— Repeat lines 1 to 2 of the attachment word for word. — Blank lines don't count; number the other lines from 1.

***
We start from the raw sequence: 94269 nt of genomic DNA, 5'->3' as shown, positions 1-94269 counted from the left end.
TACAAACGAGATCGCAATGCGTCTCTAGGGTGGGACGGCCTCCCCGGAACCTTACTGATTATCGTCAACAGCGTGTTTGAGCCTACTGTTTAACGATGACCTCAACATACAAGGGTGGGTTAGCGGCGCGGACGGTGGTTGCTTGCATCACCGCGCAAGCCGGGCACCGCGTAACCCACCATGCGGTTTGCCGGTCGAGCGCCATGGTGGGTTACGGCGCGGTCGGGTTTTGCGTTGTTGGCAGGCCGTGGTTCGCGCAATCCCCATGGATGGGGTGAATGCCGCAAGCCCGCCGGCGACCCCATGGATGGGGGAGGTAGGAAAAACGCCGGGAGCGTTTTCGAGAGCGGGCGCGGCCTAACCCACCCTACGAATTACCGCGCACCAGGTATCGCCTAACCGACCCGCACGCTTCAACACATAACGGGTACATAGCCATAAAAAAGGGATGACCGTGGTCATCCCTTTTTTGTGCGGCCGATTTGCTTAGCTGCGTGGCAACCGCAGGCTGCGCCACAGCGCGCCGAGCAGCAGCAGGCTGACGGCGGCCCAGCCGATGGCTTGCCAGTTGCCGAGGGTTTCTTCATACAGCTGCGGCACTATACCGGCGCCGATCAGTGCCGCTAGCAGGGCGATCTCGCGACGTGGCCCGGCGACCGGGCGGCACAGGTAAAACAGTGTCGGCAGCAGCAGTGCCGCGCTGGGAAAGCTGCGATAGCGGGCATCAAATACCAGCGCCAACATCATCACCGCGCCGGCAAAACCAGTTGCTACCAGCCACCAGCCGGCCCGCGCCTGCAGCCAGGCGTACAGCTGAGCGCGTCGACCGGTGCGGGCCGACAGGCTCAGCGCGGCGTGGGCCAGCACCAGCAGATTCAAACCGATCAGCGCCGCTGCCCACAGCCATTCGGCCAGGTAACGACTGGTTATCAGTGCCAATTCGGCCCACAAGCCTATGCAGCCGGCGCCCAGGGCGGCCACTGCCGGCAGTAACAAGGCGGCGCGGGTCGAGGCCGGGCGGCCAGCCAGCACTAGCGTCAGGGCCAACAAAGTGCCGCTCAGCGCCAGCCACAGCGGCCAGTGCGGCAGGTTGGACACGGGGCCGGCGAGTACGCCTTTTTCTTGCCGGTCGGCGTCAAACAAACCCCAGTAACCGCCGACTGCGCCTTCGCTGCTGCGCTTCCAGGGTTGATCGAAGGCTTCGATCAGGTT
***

We start from the raw sequence: 94269 nt of genomic DNA, 5'->3' as shown, positions 1-94269 counted from the left end.
TACAAACGAGATCGCAATGCGTCTCTAGGGTGGGACGGCCTCCCCGGAACCTTACTGATTATCGTCAACAGCGTGTTTGAGCCTACTGTTTAACGATGACCTCAACATACAAGGGTGGGTTAGCGGCGCGGACGGTGGTTGCTTGCATCACCGCGCAAGCCGGGCACCGCGTAACCCACCATGCGGTTTGCCGGTCGAGCGCCATGGTGGGTTACGGCGCGGTCGGGTTTTGCGTTGTTGGCAGGCCGTGGTTCGCGCAATCCCCATGGATGGGGTGAATGCCGCAAGCCCGCCGGCGACCCCATGGATGGGGGAGGTAGGAAAAACGCCGGGAGCGTTTTCGAGAGCGGGCGCGGCCTAACCCACCCTACGAATTACCGCGCACCAGGTATCGCCTAACCGACCCGCACGCTTCAACACATAACGGGTACATAGCCATAAAAAAGGGATGACCGTGGTCATCCCTTTTTTGTGCGGCCGATTTGCTTAGCTGCGTGGCAACCGCAGGCTGCGCCACAGCGCGCCGAGCAGCAGCAGGCTGACGGCGGCCCAGCCGATGGCTTGCCAGTTGCCGAGGGTTTCTTCATACAGCTGCGGCACTATACCGGCGCCGATCAGTGCCGCTAGCAGGGCGATCTCGCGACGTGGCCCGGCGACCGGGCGGCACAGGTAAAACAGTGTCGGCAGCAGCAGTGCCGCGCTGGGAAAGCTGCGATAGCGGGCATCAAATACCAGCGCCAACATCATCACCGCGCCGGCAAAACCAGTTGCTACCAGCCACCAGCCGGCCCGCGCCTGCAGCCAGGCGTACAGCTGAGCGCGTCGACCGGTGCGGGCCGACAGGCTCAGCGCGGCGTGGGCCAGCACCAGCAGATTCAAACCGATCAGCGCCGCTGCCCACAGCCATTCGGCCAGGTAACGACTGGTTATCAGTGCCAATTCGGCCCACAAGCCTATGCAGCCGGCGCCCAGGGCGGCCACTGCCGGCAGTAACAAGGCGGCGCGGGTCGAGGCCGGGCGGCCAGCCAGCACTAGCGTCAGGGCCAACAAAGTGCCGCTCAGCGCCAGCCACAGCGGCCAGTGCGGCAGGTTGGACACGGGGCCGGCGAGTACGCCTTTTTCTTGCCGGTCGGCGTCAAACAAACCCCAGTAACCGCCGACTGCGCCTTCGCTGCTGCGCTTCCAGGGTTGATCGAAGGCTTCGATCAGGTT